Breakthrough Advancements in Biofuels Research?Brad Buecker, Process Specialist, Kiewit Engineering and Design Co. | October 04, 2016
The relatively recent development of enhanced techniques to recover natural gas and crude oil from shale deposits has, in the short-term, transformed the energy industry in the U.S.
However, these developments are unlikely to be sustainable. Humans have already consumed a vast quantity of oil in 150 years, and consumption of natural gas continues at a rapid pace. Couple this with increasing concern over carbon dioxide emissions and global climate change, and it is easy to see why the popularity of non-fossil sources of energy endures.
But even with wind, solar, and other sources, a need exists for the organic precursors for liquid fuels and for chemical/petrochemical production. Although the biofuels/biochemicals industries have moved ahead in fits and starts, important research continues in this field.
A number of institutions and universities around the country have led these research efforts, among them Iowa State University. That may only be natural given the university’s location in one of the richest agricultural areas of the world. After a look at some biomass basics, this article examines an example of research at ISU regarding biofuels/biochemicals production methods.
Converting Plants into Hydrocarbons
The study of carbon chemistry (known as organic chemistry) is rewarding because of carbon’s unique ability to bond with itself and other elements to form literally millions of compounds. No other element has properties even remotely close to carbon. Those carbon compounds (with hydrogen as the primary second element) are, of course, the “hydrocarbons.”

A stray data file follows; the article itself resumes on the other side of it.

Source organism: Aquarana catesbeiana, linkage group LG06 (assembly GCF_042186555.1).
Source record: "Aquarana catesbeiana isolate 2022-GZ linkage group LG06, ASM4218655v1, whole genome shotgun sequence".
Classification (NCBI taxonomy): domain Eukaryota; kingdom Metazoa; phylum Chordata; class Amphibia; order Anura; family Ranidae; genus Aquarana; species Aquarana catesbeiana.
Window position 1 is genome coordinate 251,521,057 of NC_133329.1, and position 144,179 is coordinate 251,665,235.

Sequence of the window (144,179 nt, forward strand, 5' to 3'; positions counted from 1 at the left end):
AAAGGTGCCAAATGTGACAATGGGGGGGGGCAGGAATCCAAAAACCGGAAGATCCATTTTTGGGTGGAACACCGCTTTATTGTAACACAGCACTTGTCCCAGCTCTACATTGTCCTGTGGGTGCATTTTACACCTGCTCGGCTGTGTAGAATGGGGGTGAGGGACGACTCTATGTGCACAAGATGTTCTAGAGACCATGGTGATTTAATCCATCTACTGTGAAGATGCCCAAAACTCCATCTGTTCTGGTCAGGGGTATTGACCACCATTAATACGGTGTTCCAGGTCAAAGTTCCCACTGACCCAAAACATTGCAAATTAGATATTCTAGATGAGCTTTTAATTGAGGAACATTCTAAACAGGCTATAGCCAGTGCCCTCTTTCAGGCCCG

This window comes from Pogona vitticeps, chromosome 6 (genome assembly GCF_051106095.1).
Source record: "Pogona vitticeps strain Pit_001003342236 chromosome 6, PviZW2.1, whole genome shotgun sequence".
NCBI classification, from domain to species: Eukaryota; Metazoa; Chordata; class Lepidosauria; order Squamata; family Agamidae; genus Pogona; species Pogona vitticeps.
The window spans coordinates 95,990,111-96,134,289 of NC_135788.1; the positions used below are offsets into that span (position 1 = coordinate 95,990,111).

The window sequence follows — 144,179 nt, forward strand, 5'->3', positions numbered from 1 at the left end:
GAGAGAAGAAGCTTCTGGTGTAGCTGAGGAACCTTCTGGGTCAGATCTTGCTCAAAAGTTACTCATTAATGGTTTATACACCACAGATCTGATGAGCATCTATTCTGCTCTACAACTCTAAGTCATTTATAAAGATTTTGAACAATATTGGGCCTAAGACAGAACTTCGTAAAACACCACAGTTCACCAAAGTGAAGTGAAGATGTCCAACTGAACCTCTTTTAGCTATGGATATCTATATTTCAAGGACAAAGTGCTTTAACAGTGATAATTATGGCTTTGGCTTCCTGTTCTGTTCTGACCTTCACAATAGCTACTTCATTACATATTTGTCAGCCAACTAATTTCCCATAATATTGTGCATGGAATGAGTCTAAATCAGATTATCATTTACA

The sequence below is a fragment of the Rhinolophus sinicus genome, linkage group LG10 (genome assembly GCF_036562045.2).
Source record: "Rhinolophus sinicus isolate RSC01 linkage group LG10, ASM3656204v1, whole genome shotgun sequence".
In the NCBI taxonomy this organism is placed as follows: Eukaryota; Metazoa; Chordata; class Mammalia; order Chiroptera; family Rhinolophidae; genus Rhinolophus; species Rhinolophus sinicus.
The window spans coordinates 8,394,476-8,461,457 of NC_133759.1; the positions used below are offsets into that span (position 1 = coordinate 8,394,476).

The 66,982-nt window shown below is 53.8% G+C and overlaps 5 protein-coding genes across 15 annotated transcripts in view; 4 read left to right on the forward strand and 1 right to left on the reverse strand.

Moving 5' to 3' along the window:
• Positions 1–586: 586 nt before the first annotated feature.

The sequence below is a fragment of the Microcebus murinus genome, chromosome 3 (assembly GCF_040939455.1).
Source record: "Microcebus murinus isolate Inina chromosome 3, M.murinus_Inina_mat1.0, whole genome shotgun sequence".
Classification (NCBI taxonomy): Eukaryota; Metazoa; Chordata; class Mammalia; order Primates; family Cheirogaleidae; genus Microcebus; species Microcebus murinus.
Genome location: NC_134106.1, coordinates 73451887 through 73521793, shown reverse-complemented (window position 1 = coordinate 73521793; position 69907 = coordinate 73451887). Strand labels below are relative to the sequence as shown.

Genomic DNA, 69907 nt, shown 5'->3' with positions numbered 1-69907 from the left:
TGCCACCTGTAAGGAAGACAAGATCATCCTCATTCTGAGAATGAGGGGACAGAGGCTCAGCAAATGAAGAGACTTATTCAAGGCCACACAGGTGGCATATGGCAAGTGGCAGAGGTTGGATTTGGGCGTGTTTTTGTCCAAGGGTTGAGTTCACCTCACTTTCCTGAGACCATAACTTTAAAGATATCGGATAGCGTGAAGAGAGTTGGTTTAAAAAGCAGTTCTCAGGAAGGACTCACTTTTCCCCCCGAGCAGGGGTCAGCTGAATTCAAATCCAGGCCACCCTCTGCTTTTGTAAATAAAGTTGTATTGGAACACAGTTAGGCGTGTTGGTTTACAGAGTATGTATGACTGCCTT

The principal component of natural gas is the most fundamental hydrocarbon, methane (CH4). But crude oil typically contains hundreds of hydrocarbons of varying chain lengths and even a few of a cyclic nature. These compounds can be cracked, reformed, and otherwise restructured to produce gasoline, aviation fuels, and the precursors for plastics, among other things.. However, the extraction, transport, treatment, and, especially, the combustion of hydrocarbons release greenhouse gases to the atmosphere and alter the natural carbon cycle.
So, the long-term lack of raw material sustainability, and the now widely accepted influence of fossil-fuel use on the environment, are the two primary factors that keep the biofuels and biochemicals industries moving forward, even if in somewhat of an unsteady mode.
But, what is it that keeps the technologies from advancing faster? A number of technical and economic reasons exist. As a starting point, humans have been producing one particular bio-“fuel” for thousands of years. It is, of course, ethanol, and until somewhat recently was almost exclusively used for a single purpose: alcohol for consumption. Grains like corn are primarily made up of the carbohydrate starch, which consists of polymeric linkages of the simple sugar glucose.
Yeast can readily break down and ferment these sugars, and other microorganisms are available that produce alternative chemicals such as butanol. These intermediate products can then be converted into a number of more advanced intermediates or final materials. But, a primary issue with regard to starch fermentation is that it consumes potential food for livestock and humans. Much discussion has occurred over this “food-for-fuel” issue, and is one reason why many researchers have focused on what are known as second- and third-generation processes that use non-food plants and woody material as the starting product. The principal component of vegetation is cellulose, along with lignin and other organic compounds.